While I was interested in where Catfish ended up, part of me still wishes it would have remained a straight forward online love story, because it captures so well how online relationships work. But now I'm rambling.
Thanks for the comments, all, and for working through a rough patch there. More from me tomorrow.
OK, I couldn't get my comment in quickly enough. The conversation has moved on. So I'll close with this question ...
David: I'm not disagreeing with your assessment of Friedmans or Catfish in terms of this statement, but ...
This has to do with the fact that so much material was presented for effect -- Big Moments where we're clearly meant to say "Ooooo!"
Don't the vast majority of documentaries present material for effect?
Way back in 1988 I interviewed Errol Morris for The Thin Blue Line for the Los Angles Herald-Examiner. The film had been lavishly priased. I found it interesting but a with a lot of unanswered questions to it. Plus that Philip Glass score (really don't like him.) Anyhoo I had a sit down with Morris. He was telling me a story about the making of the film, which of course involved his questioning of "the truth" as administered by the courts. He had obvioulsy told this story many times beforer and was doing it in a manner designed with a "payoff" line to which I was suppsoed to respond with a big "Oooo" and "Ahhh." When this wasn't forthcoming his whole mood changed. His face, formerly ultra-friendly, suddenly darkened. I asked him more questions abotu the case and where before he'd had answers he was now evasive -- shifting in his seat uncomfrotably. He quickly declared the interview over.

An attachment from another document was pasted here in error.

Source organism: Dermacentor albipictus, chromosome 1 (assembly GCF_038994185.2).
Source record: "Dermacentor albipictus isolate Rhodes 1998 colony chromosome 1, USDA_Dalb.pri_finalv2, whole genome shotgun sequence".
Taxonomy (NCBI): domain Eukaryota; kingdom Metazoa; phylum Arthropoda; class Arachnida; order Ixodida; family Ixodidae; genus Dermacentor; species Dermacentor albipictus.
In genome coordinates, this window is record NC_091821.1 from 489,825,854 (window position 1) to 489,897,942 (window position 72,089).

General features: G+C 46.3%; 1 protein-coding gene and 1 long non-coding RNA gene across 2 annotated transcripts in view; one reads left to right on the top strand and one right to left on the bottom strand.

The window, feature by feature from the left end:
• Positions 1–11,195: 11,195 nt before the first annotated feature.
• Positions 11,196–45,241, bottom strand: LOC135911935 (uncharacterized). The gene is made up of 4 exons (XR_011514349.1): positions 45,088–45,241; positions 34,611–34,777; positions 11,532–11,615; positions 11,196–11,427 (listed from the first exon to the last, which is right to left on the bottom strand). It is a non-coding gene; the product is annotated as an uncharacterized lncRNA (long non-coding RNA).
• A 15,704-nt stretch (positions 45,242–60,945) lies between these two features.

IOW, I'm used to documentary con-men.
OK. So now I finally have time to loop back to some of Sheila's comments ...
It was that sense of horrible discovery that I was missing in the film. The two scenes that rang "truest" for me was when they found out she had posted a song that was a cover from someone else on Youtube - and the other one was when Nev read out loud the "juicy" texts he had been sending this fictional girl. That seemed true.
I was in a better position than you were because I went into Catfish knowing absolutely nothing except that there was some surprise. So for me there was quite a bit of mystery about where the film would go. Early on in these comments, Steven Santos said he felt it was obvious where the film was heading. I have no doubt that he correctly predicted the film's final destination. But, as I've suggested already, knowing nothing, when Nev peeked into those garage windows I thought it was plausible he'd be attacked by that chick in The Ring and the film would get all Blair Witch-y. So for me it was a surprise where the film ends up; not because things weren't what they seemed to be (I expected that), but because upon learning that it was all false the filmmakers made an effort to bond with this person and understand what motivated her actions, which I didn't expect. So for me the film was full of discovery. I had no expectations to allow me to be let down.
As for the other scenes you mention, the "YouTube" one is terrific on multiple levels. First, it kills me that it took these guys to realize that basic social media like YouTube can be used to create a thrilling detective procedural. Hollywood screenwriters should be ashamed for not getting there first. Second, the spirit of the scene is just right: there's a "gotcha" element early, but that quickly shifts to, "What would possess someone to do something like this when they can be so easily caught?" And that's a question that's interesting regardless of how factual this movie is or isn't.